Life is .... a chaos between two silences (Beckett) ...
they lived und laughed ant loved end left (Joyce)
But A language is ... a dialect with a Department of Education and firm grasp of the curriculum.
Why three shots fired in Dallas still reverberate across America
LAST UPDATED AT 07:54 ON THU 21 NOV 2013
IT was all over in a few seconds, but the assassination of John F Kennedy on 22 November 1963 has generated five decades of "painstaking, and for some unsatisfying, analysis," theDaily Mail says.
Two years ago, a team of historians and retired Secret Service officers used the latest digital technology to analyse all the available film and still images taken in Dallas that day. Their conclusion: a "categorical confirmation" that JFK's assassin, Lee Harvey Oswald, acted alone. But as the 50th anniversary of the president's killing approaches, the conspiracy theories that have sprung up around the event seem all but indestructible. Here are the topics that have triggered the most debate:
The 'magic bullet' theory:
Oswald fired just three bullets in Dallas. But he killed JFK and badly wounded Governor John Connally who was sitting in the front seat of the limousine. The Warren Commission - the investigation into JFK's killing set up in 1963 - came up with the 'single-bullet theory' to explain how Oswald did so much damage with just three rounds. It posits that both men were hit by a single bullet which "entered JFK's upper back, exited his throat, and then struck Connally, breaking a rib and shattering his wrist, and finally coming to rest in his thigh," says the Mary Ferrell Foundation. Sceptics say the trajectory was fanciful and re-named it the 'magic bullet theory'. It's just one reason why conspiracy theorists think more than one shooter was involved.
The grassy knoll:
Most JFK conspiracy theories pivot around the idea that Oswald wasn't acting alone. When the president was hit by the bullet that killed him, the motorcade was passing a grassy knoll on the north side of Elm Street. Newspaper photographs record that shortly after the shooting, police arrested three tramps found in a railroad car behind the knoll. Because the men were clean-shaven and well dressed there was speculation that they were CIA assassins rather than hobos.
The long list of culprits:
If Oswald was a paid assassin rather than a disaffected loner, who was writing his pay cheques? The list of candidates is long, but some names are put forward more than most. They are:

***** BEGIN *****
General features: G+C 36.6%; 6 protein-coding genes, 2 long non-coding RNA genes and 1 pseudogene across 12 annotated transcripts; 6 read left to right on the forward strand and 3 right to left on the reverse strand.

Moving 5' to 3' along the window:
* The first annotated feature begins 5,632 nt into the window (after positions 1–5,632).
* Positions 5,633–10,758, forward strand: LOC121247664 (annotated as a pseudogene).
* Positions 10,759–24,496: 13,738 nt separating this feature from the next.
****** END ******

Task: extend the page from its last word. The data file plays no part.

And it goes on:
The idea that the assassination was a CIA plot sounds bizarre, but conspiracy theorists suggest the president's alleged comment that he wanted to "splinter the CIA into a thousand pieces and scatter it to the winds" made him an agency target. Other theories suggest that one of the tramps (see above) was E Howard Hunt, a former CIA operative who was involved in the ill-fated Bay of Pigs operation to oust Cuban leader Fidel Castro.
Why would the mafia want JFK dead? Because his brother, Robert, was turning up the heat on organised crime. Robert was the US attorney general at the time and his "anti-mafia crusade" had lead to a sharp increase in the number of prosecutions of senior mafia figures.
"The Soviets had a palpable, powerful motive [to kill JFK]: to gain revenge for the humiliation of the USSR in the 1962 Cuban missile crisis," says Scienta Press. Oswald was a communist and had spent time in the USSR. His "Russian odyssey" afforded the KGB "many opportunities to interact with him".
Lyndon B Johnson
In 2003, a Gallup poll revealed that 20 per cent of Americans believed Johnson had something to do with JFK's death. Theories include the vice president's "desire to become president, his need to cover up scandals, and his involvement with the FBI", says the Environmental Graffiti website.
The Little Green Men
Another theory suggests JFK was killed for showing too much interest in "alien activity". There are two "crucial" pieces of evidence backing this up. The first is a letter written by JFK to the CIA in which he demands to see secret UFO files. The second is a note from a senior CIA official that says "we cannot allow" the president to see the classified material.
The secretive powerbrokers who control the world are obvious candidates for a JFK conspiracy theory. The president fell foul of the Illuminati, it has been suggested, because he wanted to end the Vietnam War, a conflict that was paying the "shadowy bankers" handsome dividends. The Illuminati were also "angered" by JFK's attempts to "rein in" the power of the US Federal Reserve, triggering a deadly backlash.